A strong supporting argument for the Christus Victor view is that it unifies the whole ministry of Jesus found in the Gospel accounts. Christ’s ministry involved fighting and defeating the power of Satan through exorcising demons, healing people from disabilities and illnesses, and by speaking truth. We see that Jesus Himself saw this unity in His ministry when He tells the Pharisees to inform Herod that He will “keep on driving out demons and healing people… and on the third day I will reach my goal” (Luke 13:32, NIV). According to Jesus, His “goal”, referring to the atonement, forges a clear connection with His exorcisms and healings, both of which relate to setting people free from Satan.

It is also significant to note that the Christus Victor view strongly aligns itself with church tradition. Until the Satisfaction view espoused by St. Anselm became popular in the 11th century, for the first millennium the Christus Victor view, often expressed as some form of ransom theory, was the dominant view of the church. Notable figures such as Irenaeus, Gregory of Nyssa, Origen, Athanasius, and Augustine all expressed the atonement in terms that align with Christus Victor. While this argument does not necessarily entail the validity of the view, church tradition can and should act as a powerful compass in guiding our understanding of Scripture.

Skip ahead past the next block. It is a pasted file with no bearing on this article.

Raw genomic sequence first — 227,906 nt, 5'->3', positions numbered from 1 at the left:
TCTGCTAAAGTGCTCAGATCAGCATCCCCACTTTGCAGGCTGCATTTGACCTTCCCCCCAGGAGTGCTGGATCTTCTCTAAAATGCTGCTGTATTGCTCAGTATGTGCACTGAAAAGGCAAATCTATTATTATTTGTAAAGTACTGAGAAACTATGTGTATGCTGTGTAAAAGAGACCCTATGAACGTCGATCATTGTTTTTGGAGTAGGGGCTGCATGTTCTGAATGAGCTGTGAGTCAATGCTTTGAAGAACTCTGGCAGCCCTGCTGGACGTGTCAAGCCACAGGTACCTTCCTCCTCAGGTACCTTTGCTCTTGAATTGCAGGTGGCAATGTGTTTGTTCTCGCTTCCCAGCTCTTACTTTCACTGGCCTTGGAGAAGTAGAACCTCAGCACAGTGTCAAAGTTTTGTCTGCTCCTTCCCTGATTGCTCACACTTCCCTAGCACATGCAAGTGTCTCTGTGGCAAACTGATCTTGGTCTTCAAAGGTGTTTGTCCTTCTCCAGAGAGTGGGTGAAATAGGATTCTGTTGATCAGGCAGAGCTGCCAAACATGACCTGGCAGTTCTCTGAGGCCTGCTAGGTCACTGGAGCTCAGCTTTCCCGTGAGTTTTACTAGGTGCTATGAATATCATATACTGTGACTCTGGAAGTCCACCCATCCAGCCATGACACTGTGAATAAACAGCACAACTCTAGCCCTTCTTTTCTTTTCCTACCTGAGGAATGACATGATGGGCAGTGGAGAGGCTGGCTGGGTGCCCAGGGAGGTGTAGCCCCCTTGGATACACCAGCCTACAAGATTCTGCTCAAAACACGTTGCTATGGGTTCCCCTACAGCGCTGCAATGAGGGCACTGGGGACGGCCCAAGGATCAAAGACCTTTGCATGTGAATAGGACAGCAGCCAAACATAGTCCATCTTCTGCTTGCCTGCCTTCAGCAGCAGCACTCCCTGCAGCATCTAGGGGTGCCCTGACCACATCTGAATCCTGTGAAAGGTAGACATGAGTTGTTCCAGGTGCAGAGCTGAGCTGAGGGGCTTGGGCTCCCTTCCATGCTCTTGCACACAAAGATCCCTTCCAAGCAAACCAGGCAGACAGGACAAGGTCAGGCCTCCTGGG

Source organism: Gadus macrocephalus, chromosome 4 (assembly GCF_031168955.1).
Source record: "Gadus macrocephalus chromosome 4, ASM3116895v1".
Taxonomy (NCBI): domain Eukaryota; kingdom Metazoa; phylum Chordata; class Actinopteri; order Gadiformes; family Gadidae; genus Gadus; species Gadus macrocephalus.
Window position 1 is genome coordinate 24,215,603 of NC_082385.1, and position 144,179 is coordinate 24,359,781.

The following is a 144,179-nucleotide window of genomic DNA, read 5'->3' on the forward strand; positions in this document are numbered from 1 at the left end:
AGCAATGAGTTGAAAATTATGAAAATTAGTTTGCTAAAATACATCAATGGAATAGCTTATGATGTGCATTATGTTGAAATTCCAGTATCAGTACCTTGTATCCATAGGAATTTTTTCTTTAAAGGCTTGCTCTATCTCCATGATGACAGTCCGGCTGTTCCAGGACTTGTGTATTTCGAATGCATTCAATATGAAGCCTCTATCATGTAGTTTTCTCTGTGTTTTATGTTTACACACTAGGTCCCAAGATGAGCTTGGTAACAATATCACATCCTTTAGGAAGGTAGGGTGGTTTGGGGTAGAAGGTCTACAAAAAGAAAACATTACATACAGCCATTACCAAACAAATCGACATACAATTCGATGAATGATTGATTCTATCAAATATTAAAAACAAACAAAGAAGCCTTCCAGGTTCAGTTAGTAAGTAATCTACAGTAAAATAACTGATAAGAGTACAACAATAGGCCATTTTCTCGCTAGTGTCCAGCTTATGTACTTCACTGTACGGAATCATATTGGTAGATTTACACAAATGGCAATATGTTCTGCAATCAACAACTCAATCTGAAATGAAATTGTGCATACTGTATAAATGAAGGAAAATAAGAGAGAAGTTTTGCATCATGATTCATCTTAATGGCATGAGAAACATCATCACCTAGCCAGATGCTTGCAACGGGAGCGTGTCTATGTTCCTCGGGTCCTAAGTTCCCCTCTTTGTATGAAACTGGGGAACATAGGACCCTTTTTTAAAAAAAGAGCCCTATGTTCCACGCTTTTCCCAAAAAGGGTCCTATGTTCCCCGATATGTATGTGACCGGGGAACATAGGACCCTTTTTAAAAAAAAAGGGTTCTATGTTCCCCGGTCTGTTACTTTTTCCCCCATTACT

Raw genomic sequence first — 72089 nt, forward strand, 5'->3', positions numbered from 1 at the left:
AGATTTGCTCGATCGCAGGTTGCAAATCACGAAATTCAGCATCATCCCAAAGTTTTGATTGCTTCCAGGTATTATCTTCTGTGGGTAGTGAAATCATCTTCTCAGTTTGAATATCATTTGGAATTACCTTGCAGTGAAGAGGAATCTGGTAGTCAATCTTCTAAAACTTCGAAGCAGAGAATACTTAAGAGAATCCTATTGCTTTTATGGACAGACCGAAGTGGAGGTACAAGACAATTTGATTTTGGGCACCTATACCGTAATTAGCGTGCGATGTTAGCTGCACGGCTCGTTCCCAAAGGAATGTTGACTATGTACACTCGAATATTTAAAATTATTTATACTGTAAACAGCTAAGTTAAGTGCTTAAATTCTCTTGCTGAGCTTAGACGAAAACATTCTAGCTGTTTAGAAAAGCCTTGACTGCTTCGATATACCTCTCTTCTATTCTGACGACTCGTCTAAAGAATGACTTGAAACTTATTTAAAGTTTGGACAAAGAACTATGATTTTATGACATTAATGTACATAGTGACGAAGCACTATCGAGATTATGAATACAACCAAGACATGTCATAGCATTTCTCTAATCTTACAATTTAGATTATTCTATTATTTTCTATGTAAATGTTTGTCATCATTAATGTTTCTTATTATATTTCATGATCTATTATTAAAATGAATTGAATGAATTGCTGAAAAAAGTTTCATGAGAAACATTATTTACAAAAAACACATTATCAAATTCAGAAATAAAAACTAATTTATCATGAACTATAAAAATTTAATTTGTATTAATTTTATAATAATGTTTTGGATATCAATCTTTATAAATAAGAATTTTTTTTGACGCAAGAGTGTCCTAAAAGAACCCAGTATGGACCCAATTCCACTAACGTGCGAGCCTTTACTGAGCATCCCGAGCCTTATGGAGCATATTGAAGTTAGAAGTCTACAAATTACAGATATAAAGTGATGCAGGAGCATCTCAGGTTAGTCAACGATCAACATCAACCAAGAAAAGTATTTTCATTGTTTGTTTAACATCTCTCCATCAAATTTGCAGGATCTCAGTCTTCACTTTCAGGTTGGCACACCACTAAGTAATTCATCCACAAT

Ultimately, I believe that the Christus Victor view of the atonement best aligns itself with the grander narrative found in the Old and New Testaments of Scripture. It also weaves together and unites the life, death, and resurrection of Jesus Christ in a way that many other atonement theories do not. While the Christus Victor view of the atonement does not exclude many of the other atonement theories put forth by theologians, I believe that it is the primary view found in Scripture.

 

 

 

 

References

Boyd, G. A. & Eddy, P. R. (2009). Across the spectrum. Grand Rapids, MI: Baker Academic.

Boyd, G. A., Green, J. B., Reichenbach, B. R., & Schreiner, T. R. (2006). The nature of the
atonement: Four views. Downers Grove, IL: InterVarsity Press.

Helyer, L. R. (2004). Yesterday, today, and forever. Salem, WI: Sheffield Publishing Company.

Olson, R. E. (2002). The mosaic of Christian belief. Downers Grove, IL: InterVarsity Press.

Image taken from http://humanityfaithhopecharity.com/2016/03/28/christ-victorious/

One thought on “Christus Victor

Leave a Reply to James Cancel reply

Fill in your details below or click an icon to log in:

WordPress.com Logo

You are commenting using your WordPress.com account. Log Out /  Change )

Google photo

You are commenting using your Google account. Log Out /  Change )

Twitter picture

You are commenting using your Twitter account. Log Out /  Change )

Facebook photo

You are commenting using your Facebook account. Log Out /  Change )

Connecting to %s